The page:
Zergnet: Simply Irresistible
Profile for Rachel White
Tampon ads are a big business. I mean, without them, would we understand the carefree-ness of white pants? Or the importance of feminine deodorizing? These ads have long been doling out advice. Like Kotex and their 1950s “Are you in the Know?” campaign, which offered gems like: “When at a restaurant, choose what appeals to you then give your order to your escort; he should pass it on to the waiter.” According to Harry Finley, curator of the Museum of Menstruation, ads started in the late 1800s and they’ve changed very little. “The companies (usually run by men) take advantage of the secrecy surrounding menstruation. They’ve always been about covering up any sign of menstruation, sight or odor. The worse women feel about menstruation the more vulnerable they are and companies make money from that.” With thanks to Finley, here are a collection of some of the weirder ads from all around the world throughout the years.
I lost my virginity at age 15, in a double wide trailer. I remember his abs glowing under the black-light and the mood music–a Ginuwine album on repeat. I had snuck out on a snowy school night, holding my shoes in my hand. I felt sort of frozen and surreal, somehow knowing this was the night, and barely noticing the fact that I was just wearing wet socks in his car.
There isn’t much to describing first time sex. I felt more like I was watching myself from above than experiencing it, thinking Oh my god, this is sex! or Just move your hips with Ginuwine. Afterward, naked and side by side, I stared into his eyes, my heart feeling huge. My virginity had become a burden that past year and this was, surely, a turning point in my life. He suddenly locked eyes with mine and opened his mouth. I wanted to remember every second of this moment.
“Want a Capri Sun?” he asked. Keep reading »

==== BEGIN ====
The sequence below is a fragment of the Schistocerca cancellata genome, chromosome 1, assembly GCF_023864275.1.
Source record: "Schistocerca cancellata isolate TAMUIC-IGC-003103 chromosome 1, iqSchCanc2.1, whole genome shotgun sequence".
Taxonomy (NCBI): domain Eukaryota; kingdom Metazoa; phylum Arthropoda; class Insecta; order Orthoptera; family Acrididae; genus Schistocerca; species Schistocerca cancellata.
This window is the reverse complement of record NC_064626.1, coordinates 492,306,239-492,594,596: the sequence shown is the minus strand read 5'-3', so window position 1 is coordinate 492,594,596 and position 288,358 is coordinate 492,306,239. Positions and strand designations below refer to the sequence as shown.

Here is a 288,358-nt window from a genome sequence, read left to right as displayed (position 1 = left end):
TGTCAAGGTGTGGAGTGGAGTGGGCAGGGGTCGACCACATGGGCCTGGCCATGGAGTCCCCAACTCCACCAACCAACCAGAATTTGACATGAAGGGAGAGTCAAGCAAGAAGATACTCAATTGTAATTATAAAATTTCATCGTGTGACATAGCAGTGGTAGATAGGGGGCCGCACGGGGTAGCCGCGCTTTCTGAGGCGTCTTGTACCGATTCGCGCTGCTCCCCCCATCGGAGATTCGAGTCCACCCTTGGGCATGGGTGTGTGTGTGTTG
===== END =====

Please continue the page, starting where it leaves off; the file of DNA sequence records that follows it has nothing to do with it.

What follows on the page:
If you have sex with 20 people, you will get genital warts. At least, that is how I framed it to my friends. My pillows had seen more than a few DIY haircuts when I saw something downtown, too: bumps. I knew it was an STI. Genital warts, to be honest, but I wasn’t ready to be. Maybe it’s razor burn? I thought, instead of facing facts. Or just ingrown hairs? Maybe if I grew out a ‘70s bush it will go away?
Yeah, it didn’t. Keep reading »
When I was a kid, I was a bit confused by the word “thespian.” I watched adults say it with a certain swish of the hand. Did it have something to do with drama or was it a sexual orientation? Now, I’m older and I get it. But I do think it’s interesting that the theater is known as place with a higher representation of gays—except of course in Hollywood. Where everyone is totally straight. Straight! And in happy marriages! Jumping-on-Oprah’s couch happy, OK!!! Yep, we can’t be sure of course, but some have alleged that Tom Cruise and Katie Holmes got married to mask the fact that he prefers men or is just straight up asexual.
Ahh, the classic lavender marriage. After the jump, more suspected marriages of convenience and a history of how this type of faux relationship came to be.